A tongue-tie occurs when the frenulum that connects the tip of the tongue to the floor of the mouth is too short. It affects a child's ability to suck, swallow and speak properly. A tongue-tie is an issue that needs to be addressed as soon as possible. The frenulum will be released during the frenotomy procedure. It is generally a quick and painless procedure that is performed using local anesthesia. The process involves cutting the frenulum to release the tongue's restriction and bringing it forward so that it can properly move with the child's speech.
Why is it essential to release a tongue tie?
When a child has a tongue-tie, he or she might experience issues with speech, feeding, and swallowing. The frenulum will restrict the child's tongue from moving freely, which may affect proper speech development. In some cases, the frenulum might prevent the roof of the mouth from closing properly. This causes food to end up in the back of a child's throat, potentially resulting in food inhaling or choking. The frenotomy procedure helps remove these restrictions by removing parts of or cutting through the frenulum.
How can you spot a tongue-tie?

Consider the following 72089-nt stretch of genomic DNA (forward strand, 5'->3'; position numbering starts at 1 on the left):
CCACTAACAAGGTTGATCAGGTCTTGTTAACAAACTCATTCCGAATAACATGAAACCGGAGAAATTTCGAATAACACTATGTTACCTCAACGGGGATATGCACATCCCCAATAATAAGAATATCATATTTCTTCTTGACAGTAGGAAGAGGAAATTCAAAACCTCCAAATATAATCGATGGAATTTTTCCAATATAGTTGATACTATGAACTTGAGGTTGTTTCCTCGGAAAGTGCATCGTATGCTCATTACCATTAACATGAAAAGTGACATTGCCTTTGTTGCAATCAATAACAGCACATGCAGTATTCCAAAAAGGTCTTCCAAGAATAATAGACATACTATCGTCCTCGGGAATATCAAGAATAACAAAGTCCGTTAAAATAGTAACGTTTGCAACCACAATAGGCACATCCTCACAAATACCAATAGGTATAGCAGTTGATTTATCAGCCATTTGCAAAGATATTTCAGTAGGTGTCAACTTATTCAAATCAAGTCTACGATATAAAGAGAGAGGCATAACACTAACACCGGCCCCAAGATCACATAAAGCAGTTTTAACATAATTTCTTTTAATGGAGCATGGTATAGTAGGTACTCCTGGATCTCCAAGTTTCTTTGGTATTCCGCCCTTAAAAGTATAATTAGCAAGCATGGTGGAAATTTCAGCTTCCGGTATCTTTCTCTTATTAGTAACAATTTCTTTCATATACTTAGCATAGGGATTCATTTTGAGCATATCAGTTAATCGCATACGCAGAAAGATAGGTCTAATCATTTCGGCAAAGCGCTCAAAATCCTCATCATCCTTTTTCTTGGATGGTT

A tongue-tie may appear as a white band that connects the tip of a baby's tongue with the floor of their mouth. It is usually located on one side of the tip and near the base of the tongue. Some babies are born with this band, and it often disappears on its own within two to four months. However, if it doesn't disappear on its own, it may indicate a tongue tie that needs treatment. If your child has difficulties sucking properly, it could be an indication of a tongue tie. If you observe that your baby has problems moving his or her tongue freely or cannot move around freely in his or her mouth, it may be due to a tongue-tie. If your child does not respond well when you try to pick him or her up by placing your finger in his or her mouth, it could also be an indication of a tongue tie.
How should you treat a tongue-tie?
The best way to treat a tongue-tie is through a surgery known as frenotomy or frenectomy. During this procedure, our Dentist San Jose will make incisions along either side of your baby's frenulum to free up their tongue from any restrictions and restrictions caused by their frenulum. The incisions can then be sutured with dissolvable sutures that will gradually dissolve over time as your baby grows and starts eating solid foods. Following this procedure, you should keep your baby away from solids for 24 hours following surgery so that they do not accidentally bite their stitches while they heal and start eating again after 24 hours of avoiding solids are over.
We recommend that you avoid sticky foods like gums and candies for at least one week after your baby's surgery so that they don't pull at their stitches while they heal. We also advise against giving water directly into their mouth for 72 hours after their surgery so that they don't accidentally swallow any food particles while they heal.
Book an appointment with the Dentist in San Jose, CA, Galan DNTL, and we shall guide you further on treatments for tongue-tie release in children.